Each September, Student Liaison Officer Emma Robson works tirelessly to settle in the student community to their new homes in Cathays, Roath and Gabalfa. We caught up with Emma to find out a bit more about what she does to help the community as a whole.
Emma, September is a busy time for you; can you tell me what you get up to and what keeps you busy for the rest of the year?
I have been helping students with their transition into their new homes in the community. I’ve attended 10 Freshers events and followed up with door-knocking in the Cathays, Plasnewydd and Gabalfa.
Up next is the “Avoid The Pitfalls” campaign to advise first year students about house hunting for next year, and a new campaign to educate tenants about energy efficiency in the private rented sector, in a bid to save them money, increase energy efficiency and prevent damp and mould in their homes.
Both campaigns are supported by our student volunteering group, Environmental Champions, who work hard to improve the quality of life for students and their neighbours in the community. This year, we have trained 37 volunteers so far, who have completed over 220 hours of volunteering since September. A fantastic achievement!
Have you noticed any changes in student habits or attitudes towards students in the time you have been doing your job?
I’ve noticed that students are becoming much more aware of their rights and responsibilities now than when I was a student, over 5 years ago. I’ve also noticed a shift in behaviour when it comes to recycling. There is now a greater desire from students to recycle and minimise their waste.
Likewise, more permanent residents are taking on the responsibility of welcoming their new student neighbours, giving out waste collection calendars and ensuring they know where they can go for help if they need it.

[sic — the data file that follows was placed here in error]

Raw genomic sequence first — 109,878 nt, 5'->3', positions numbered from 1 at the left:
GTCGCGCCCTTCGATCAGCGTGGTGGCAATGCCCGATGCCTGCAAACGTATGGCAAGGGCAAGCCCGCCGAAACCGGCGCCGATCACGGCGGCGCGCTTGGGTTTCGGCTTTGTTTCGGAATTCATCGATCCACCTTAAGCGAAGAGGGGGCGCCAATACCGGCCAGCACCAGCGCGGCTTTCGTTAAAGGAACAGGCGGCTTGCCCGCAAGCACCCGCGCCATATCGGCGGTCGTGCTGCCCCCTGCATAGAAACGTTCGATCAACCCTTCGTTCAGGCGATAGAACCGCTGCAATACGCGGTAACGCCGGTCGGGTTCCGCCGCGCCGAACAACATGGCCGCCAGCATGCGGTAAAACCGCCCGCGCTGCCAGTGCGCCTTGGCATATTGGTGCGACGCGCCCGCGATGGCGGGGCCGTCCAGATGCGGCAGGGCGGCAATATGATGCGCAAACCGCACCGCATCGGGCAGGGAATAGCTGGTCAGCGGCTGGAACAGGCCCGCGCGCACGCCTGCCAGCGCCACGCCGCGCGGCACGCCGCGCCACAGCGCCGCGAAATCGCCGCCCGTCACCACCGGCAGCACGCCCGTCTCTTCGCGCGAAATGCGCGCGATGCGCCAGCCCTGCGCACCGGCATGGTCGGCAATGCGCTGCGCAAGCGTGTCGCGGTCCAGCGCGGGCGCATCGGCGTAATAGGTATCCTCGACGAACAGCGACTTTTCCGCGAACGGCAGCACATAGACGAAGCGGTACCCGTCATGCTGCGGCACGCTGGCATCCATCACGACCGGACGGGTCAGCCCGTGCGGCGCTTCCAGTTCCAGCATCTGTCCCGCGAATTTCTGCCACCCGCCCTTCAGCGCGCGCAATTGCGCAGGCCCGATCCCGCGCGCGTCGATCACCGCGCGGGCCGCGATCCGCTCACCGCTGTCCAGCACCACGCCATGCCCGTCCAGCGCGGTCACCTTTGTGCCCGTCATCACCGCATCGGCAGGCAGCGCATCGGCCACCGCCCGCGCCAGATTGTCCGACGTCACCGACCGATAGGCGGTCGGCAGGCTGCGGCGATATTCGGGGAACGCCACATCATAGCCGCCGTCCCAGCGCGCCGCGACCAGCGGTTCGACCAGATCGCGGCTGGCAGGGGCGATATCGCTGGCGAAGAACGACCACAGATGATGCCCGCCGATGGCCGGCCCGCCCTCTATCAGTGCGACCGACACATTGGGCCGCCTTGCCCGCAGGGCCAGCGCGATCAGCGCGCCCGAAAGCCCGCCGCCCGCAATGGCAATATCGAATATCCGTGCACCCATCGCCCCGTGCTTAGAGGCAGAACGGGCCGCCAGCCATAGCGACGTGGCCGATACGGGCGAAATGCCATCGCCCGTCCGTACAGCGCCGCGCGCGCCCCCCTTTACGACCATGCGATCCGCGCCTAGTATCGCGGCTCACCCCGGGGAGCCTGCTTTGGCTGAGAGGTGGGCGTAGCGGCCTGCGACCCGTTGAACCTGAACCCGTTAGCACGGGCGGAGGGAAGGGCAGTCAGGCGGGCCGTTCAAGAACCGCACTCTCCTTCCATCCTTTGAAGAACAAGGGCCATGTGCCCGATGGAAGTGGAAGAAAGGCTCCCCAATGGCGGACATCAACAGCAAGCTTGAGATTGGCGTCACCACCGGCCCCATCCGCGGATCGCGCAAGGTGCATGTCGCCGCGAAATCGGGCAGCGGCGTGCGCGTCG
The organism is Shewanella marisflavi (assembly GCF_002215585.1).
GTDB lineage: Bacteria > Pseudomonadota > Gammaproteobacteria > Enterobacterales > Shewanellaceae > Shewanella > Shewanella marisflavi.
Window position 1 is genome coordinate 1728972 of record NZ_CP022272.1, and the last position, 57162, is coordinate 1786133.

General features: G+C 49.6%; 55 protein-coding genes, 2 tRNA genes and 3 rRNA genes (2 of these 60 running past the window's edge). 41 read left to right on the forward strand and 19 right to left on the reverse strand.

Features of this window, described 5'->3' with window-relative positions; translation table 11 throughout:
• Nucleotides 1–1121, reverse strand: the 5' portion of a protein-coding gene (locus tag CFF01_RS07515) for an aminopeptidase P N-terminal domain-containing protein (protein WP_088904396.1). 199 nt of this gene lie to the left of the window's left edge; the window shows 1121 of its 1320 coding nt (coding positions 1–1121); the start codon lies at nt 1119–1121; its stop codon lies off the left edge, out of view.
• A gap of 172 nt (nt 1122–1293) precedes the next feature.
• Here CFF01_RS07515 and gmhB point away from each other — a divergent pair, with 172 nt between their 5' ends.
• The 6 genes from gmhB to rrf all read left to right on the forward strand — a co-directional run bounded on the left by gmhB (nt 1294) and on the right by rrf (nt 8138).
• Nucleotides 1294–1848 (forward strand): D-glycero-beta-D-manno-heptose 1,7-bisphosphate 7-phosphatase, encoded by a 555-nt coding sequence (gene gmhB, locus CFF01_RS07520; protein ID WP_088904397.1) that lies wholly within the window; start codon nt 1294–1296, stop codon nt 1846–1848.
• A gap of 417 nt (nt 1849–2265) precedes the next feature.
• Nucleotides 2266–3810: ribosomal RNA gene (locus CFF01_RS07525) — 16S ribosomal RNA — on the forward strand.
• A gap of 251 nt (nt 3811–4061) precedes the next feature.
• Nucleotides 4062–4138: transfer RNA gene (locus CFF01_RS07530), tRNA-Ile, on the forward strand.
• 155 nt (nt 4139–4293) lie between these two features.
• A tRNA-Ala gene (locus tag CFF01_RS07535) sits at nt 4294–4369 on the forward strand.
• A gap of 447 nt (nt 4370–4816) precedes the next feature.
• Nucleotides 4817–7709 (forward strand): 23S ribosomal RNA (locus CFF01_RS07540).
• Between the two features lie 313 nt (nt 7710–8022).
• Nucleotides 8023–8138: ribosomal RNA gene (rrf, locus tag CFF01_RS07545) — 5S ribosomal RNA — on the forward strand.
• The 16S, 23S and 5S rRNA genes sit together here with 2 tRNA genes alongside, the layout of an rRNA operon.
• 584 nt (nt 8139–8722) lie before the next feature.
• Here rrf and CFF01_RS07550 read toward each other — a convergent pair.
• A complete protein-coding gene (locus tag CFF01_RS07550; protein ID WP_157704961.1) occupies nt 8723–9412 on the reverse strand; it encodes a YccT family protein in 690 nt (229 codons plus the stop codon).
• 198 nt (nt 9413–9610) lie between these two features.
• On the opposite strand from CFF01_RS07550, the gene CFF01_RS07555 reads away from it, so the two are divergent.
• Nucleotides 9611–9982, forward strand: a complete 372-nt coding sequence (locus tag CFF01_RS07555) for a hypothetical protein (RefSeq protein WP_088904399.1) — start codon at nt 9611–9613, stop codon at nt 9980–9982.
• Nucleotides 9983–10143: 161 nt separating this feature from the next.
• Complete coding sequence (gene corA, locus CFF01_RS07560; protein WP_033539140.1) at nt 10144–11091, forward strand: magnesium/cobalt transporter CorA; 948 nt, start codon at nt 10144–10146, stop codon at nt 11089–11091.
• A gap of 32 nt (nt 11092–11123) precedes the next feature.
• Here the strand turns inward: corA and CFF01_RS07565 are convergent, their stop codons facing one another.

What are the common misconceptions about students in Cardiff?
That they are all the same. If you’ve been disturbed by student neighbours in the middle of the night due to a big party, or live next to a student household who have a disregard for their bin days, it’s easy for residents to think that all students are noisy and don’t care about their environment or the community they live in.
In reality, many students are interested in getting involved in their community, and want to give back and make a difference to the city they now call home. Hundreds of students choose to do this through volunteering, with many students choosing to work with children, the elderly and vulnerable in our society, as well as projects that focus on the environment, community, sports and leisure.
Do you work with other people in the community at all?
I work with people from all walks of life in a bid to make the community a safer, cleaner and happier place to be. I attend the community PACT (Partnerships and Communities Together) meetings to keep up to date with the issues affecting the local community. I also encourage residents to get involved with our volunteering initiatives, in a bid to bridge the gap between students and permanent residents.
If you had one message to give out to either students or permanent residents in Cardiff, what would it be?
If I had one message to give out to students and permanent residents in Cardiff, it would be to get to know your neighbours and look out for one and other. A quick hello can go a long way in breaking down barriers between people!
If you are a Student studying in Cardiff and would like practical advice about moving into your first home or volunteering opportunities, visit Emma’s website www.cardiffdigs.co.uk